Babyboomer Childhood

Babyboomer Childhood April 18, 2024

Yesterday I came down pretty hard on Generation Z.  Since turn about is fair play, today I will give the same treatment to my own generation.

I came across some clickbait entitled 23 Things Kids Did in the 60s That Would Completely Horrify Parents Today.  I couldn’t resist clicking.  At first, I laughed.  Then I waxed nostalgic, since I did nearly all of these things.  And then I started thinking.  Does this hold a clue to why we Baby Boomers messed up the culture and the subsequent generations?

Here are the 23 things we did:

(1) Driving without seatbelts or carseats.  [My parents got a “station wagon pad” for our boat-sized Chevy wagon, turning the back into a vast play area.]

(2) Public space smoking.  [Second-hand smoke was the aroma of our lives.]

(3) Unsafe cribs.  [Nevertheless, I survived.]

(4) Hitchhiking.  [Only when my truck broke down.]

(5) Toy gun playtime. [You should have seen my arsenal.]

(6) Non-Store Bought Halloween costumes.  [You should have seen me as the Mummy.]

(7) No parental controls on TV.  [But that is because no one needed them.  The networks all had a Department of Standards and Practices that protected even parents.]

(8) Lawn Darts.  [I never got into that sport.]

(9) No outside supervision.  [We played baseball, roamed the neighborhood, and rode our bikes all over town without an adult in sight.  I read that crime was no less then that it is today, and possibly even worse.  And yet neither we nor our parents seem to have worried that much about it.]

(10) Bicycling without helmets.  [Of course not!]

(11) Children walked to school without adult supervision.  [I walked six blocks to and from school from the time I was in the first grade.]

(12) Sunscreen not popular.  [And yet we were outside all the time.]

(13) Garden hose drinking.  [Where else would we get a drink while mowing the lawn?]

(14) Playing outside until dark.  [And sometimes after dark.]

(15) Trampolines without nets.  [Trampolines have nets?]

(16) No childproofing.  [We could get into anything.  As for safety, I remember our school playground having monkey bars that we climbed on at recess.  It was installed over concrete.]

(17) Using fire hydrants to cool off.  [That’s what they did in the big cities.  We just used the garden hose.]

(18) Blood brothers and sister.  [I never did that, two friends pricking their fingers and touching so as to “share the same blood.”  We did have strong friendships, though.  My impression is that today such friendships are sexualized, creating an inhibition against them or the assumption that “I must be gay!”]

(19)  Free play = Not as much extracurricular activities.  [We played however we wanted!  The thought of “extracurricular activities” structured and supervised by adults and taking up all of our time would be the opposite of fun!]

(20) Peanut Butter–School lunch staple.  [I know peanut allergies are real and can have terrible consequences.  And yet I never ran into them during our peanut-butter saturated school lunches.]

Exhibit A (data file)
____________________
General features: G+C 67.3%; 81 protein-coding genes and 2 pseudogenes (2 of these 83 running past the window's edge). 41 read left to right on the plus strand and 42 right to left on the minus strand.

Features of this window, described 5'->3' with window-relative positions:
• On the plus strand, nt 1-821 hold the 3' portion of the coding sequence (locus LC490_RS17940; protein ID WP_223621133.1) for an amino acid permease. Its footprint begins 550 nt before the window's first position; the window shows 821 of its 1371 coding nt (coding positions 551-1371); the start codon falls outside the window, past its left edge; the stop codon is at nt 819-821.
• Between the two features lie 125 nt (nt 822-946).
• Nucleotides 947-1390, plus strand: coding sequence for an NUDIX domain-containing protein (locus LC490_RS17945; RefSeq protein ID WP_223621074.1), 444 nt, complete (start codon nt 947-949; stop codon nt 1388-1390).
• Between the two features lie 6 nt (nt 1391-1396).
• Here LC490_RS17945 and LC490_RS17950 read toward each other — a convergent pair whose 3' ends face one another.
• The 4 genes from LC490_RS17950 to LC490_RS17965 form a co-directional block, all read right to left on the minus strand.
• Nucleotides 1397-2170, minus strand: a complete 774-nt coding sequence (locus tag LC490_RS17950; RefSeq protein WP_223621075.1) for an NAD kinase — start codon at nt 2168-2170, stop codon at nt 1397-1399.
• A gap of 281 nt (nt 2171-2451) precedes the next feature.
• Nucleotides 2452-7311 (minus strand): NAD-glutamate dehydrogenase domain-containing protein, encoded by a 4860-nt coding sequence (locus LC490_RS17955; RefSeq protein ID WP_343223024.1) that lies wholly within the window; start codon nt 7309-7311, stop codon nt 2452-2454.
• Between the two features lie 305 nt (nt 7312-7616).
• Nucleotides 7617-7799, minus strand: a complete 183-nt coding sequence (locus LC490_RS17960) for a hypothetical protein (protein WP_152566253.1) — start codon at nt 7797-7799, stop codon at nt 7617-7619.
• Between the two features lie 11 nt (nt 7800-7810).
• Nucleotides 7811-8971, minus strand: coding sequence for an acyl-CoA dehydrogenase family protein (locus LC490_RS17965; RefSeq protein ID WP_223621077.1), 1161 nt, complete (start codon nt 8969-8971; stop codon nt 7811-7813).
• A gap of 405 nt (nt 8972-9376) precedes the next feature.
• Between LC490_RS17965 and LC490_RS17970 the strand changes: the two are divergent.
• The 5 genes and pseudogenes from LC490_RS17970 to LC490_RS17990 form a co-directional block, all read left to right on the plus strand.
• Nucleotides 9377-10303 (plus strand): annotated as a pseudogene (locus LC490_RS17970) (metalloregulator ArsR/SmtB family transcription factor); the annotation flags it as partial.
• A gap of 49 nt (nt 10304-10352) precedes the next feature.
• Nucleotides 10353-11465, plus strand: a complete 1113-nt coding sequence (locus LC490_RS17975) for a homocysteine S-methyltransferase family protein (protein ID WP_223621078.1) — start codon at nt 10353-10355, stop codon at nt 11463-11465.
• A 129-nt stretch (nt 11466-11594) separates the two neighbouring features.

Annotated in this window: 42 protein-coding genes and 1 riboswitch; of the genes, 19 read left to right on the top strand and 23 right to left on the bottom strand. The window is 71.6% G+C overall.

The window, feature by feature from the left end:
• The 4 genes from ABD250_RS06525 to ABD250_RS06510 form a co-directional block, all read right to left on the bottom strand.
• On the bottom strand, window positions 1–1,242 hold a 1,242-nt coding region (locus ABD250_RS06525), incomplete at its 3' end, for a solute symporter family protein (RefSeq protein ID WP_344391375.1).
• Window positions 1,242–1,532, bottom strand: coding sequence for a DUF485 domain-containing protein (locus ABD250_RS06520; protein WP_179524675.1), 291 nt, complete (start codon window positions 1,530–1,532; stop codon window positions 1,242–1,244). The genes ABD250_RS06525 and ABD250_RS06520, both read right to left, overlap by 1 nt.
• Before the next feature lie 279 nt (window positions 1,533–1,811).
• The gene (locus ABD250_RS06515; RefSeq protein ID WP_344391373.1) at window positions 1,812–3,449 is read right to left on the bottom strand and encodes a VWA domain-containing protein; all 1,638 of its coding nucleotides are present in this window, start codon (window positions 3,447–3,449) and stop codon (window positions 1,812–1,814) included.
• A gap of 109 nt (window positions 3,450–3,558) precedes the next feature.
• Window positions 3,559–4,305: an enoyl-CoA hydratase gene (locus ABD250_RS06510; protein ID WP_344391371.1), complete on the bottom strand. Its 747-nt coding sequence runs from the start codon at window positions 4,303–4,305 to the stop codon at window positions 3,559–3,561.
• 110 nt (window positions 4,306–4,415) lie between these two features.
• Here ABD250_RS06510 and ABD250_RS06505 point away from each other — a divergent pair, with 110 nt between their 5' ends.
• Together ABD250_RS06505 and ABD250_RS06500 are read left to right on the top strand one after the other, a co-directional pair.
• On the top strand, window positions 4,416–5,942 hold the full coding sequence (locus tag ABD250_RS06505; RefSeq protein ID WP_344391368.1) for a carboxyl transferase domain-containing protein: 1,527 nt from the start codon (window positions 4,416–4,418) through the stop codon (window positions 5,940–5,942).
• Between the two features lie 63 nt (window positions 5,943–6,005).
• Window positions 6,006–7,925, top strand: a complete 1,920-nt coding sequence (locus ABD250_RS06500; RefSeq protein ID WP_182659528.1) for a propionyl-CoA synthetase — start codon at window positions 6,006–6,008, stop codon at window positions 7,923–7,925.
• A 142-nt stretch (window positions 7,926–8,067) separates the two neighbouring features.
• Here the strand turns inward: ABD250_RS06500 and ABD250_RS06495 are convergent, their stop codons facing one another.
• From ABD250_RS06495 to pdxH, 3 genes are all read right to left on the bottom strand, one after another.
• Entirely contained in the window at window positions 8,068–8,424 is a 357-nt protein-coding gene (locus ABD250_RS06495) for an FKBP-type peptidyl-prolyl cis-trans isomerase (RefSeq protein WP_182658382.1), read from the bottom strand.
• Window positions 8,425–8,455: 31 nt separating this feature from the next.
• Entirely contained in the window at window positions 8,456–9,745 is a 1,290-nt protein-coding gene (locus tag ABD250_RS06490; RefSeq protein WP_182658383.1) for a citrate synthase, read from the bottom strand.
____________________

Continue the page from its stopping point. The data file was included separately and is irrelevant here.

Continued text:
(21) Participation trophies not a thing.  [I have to laugh at that one.]

(22) After school and summer part time jobs.  [Does this really not happen any more?  I always worked, to my great benefit.  Not long ago, I took my grandson to the local Dairy Queen.  I told him how I knew all about DQ soft serve, including how to make that little curl to top everything off, because I used to work at a Dairy Queen.  I think I impressed him with my cool job, but then he said, “Well, why did you get fired?”]

(23) No screen time.  [As I always have to explain to my incredulous grandchildren, in the days when I, their ancient ancestor, was their age, cell phones and personal computers had not been invented yet.  Nor were microwaves, DVD players, or color TV sets.]

Can you think of others, beyond these 23?  For example, corporal punishment was commonplace.  And parents always took the teacher’s side.  A spanking from the teacher was generally followed by another spanking from the parents.

Now here are my questions, which perhaps you can answer in the comments:

(1)  Although we Baby Boomers for the most part loved the kind of childhood we had, when we grew up, we typically didn’t raise our children in the same way.  Why not?

(2)  Did our idyllic childhoods make it hard for us to grow up?  So that in some cases a latent immaturity sabotaged our marriages, our parenthood, and our work life?  And that even now that we’re old we think of ourselves as young, with many of us trying to look and act young to the point of making ourselves ridiculous?

(3)  Did the relatively untrammeled freedom that we enjoyed in our childhood contribute to the counterculture of the Sixties and Seventies, which was the beginning of so many of our current cultural and personal problems today?  Now I do think that our large dose of freedom was accompanied by a large dose of responsibility–that combination was indeed character-building, though I think quite a few of us threw out the responsibility part when we left the nest.

 

Photo:  Children at Play on the Street at Oak Ridge via RawPixel, public domain

 

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